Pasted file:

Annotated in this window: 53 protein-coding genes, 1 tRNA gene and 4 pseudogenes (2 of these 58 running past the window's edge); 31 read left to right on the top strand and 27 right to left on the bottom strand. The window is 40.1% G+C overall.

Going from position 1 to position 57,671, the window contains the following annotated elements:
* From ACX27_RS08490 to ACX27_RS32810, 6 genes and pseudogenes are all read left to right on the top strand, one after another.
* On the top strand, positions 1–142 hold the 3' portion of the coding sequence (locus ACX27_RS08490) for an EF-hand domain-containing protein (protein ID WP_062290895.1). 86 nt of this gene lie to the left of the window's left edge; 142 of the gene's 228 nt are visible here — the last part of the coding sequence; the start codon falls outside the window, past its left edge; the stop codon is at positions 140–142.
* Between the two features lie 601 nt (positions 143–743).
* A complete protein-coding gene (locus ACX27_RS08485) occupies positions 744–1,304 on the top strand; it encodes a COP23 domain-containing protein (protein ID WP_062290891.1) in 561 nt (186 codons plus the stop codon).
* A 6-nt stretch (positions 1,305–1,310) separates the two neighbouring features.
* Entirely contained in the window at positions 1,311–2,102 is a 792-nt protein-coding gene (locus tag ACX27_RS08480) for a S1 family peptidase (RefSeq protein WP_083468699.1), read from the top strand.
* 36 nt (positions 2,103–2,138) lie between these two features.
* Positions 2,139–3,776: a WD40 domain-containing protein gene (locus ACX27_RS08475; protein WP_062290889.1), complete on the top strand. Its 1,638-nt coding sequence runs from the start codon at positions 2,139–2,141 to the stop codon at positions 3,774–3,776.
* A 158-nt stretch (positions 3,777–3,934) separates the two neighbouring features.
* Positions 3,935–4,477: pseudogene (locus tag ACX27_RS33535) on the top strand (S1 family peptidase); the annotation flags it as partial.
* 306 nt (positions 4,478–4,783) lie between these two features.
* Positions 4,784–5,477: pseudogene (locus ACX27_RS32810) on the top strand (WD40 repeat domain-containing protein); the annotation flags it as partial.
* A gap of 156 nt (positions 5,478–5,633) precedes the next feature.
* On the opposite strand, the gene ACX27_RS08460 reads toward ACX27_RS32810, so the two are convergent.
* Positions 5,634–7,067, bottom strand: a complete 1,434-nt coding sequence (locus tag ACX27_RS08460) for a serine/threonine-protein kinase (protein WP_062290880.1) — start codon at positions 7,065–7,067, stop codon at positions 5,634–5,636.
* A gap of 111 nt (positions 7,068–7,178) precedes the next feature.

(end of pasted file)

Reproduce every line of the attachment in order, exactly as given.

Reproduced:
Annotated in this window: 53 protein-coding genes, 1 tRNA gene and 4 pseudogenes (2 of these 58 running past the window's edge); 31 read left to right on the top strand and 27 right to left on the bottom strand. The window is 40.1% G+C overall.

Going from position 1 to position 57,671, the window contains the following annotated elements:
* From ACX27_RS08490 to ACX27_RS32810, 6 genes and pseudogenes are all read left to right on the top strand, one after another.
* On the top strand, positions 1–142 hold the 3' portion of the coding sequence (locus ACX27_RS08490) for an EF-hand domain-containing protein (protein ID WP_062290895.1). 86 nt of this gene lie to the left of the window's left edge; 142 of the gene's 228 nt are visible here — the last part of the coding sequence; the start codon falls outside the window, past its left edge; the stop codon is at positions 140–142.
* Between the two features lie 601 nt (positions 143–743).
* A complete protein-coding gene (locus ACX27_RS08485) occupies positions 744–1,304 on the top strand; it encodes a COP23 domain-containing protein (protein ID WP_062290891.1) in 561 nt (186 codons plus the stop codon).
* A 6-nt stretch (positions 1,305–1,310) separates the two neighbouring features.
* Entirely contained in the window at positions 1,311–2,102 is a 792-nt protein-coding gene (locus tag ACX27_RS08480) for a S1 family peptidase (RefSeq protein WP_083468699.1), read from the top strand.
* 36 nt (positions 2,103–2,138) lie between these two features.
* Positions 2,139–3,776: a WD40 domain-containing protein gene (locus ACX27_RS08475; protein WP_062290889.1), complete on the top strand. Its 1,638-nt coding sequence runs from the start codon at positions 2,139–2,141 to the stop codon at positions 3,774–3,776.
* A 158-nt stretch (positions 3,777–3,934) separates the two neighbouring features.
* Positions 3,935–4,477: pseudogene (locus tag ACX27_RS33535) on the top strand (S1 family peptidase); the annotation flags it as partial.
* 306 nt (positions 4,478–4,783) lie between these two features.
* Positions 4,784–5,477: pseudogene (locus ACX27_RS32810) on the top strand (WD40 repeat domain-containing protein); the annotation flags it as partial.
* A gap of 156 nt (positions 5,478–5,633) precedes the next feature.
* On the opposite strand, the gene ACX27_RS08460 reads toward ACX27_RS32810, so the two are convergent.
* Positions 5,634–7,067, bottom strand: a complete 1,434-nt coding sequence (locus tag ACX27_RS08460) for a serine/threonine-protein kinase (protein WP_062290880.1) — start codon at positions 7,065–7,067, stop codon at positions 5,634–5,636.
* A gap of 111 nt (positions 7,068–7,178) precedes the next feature.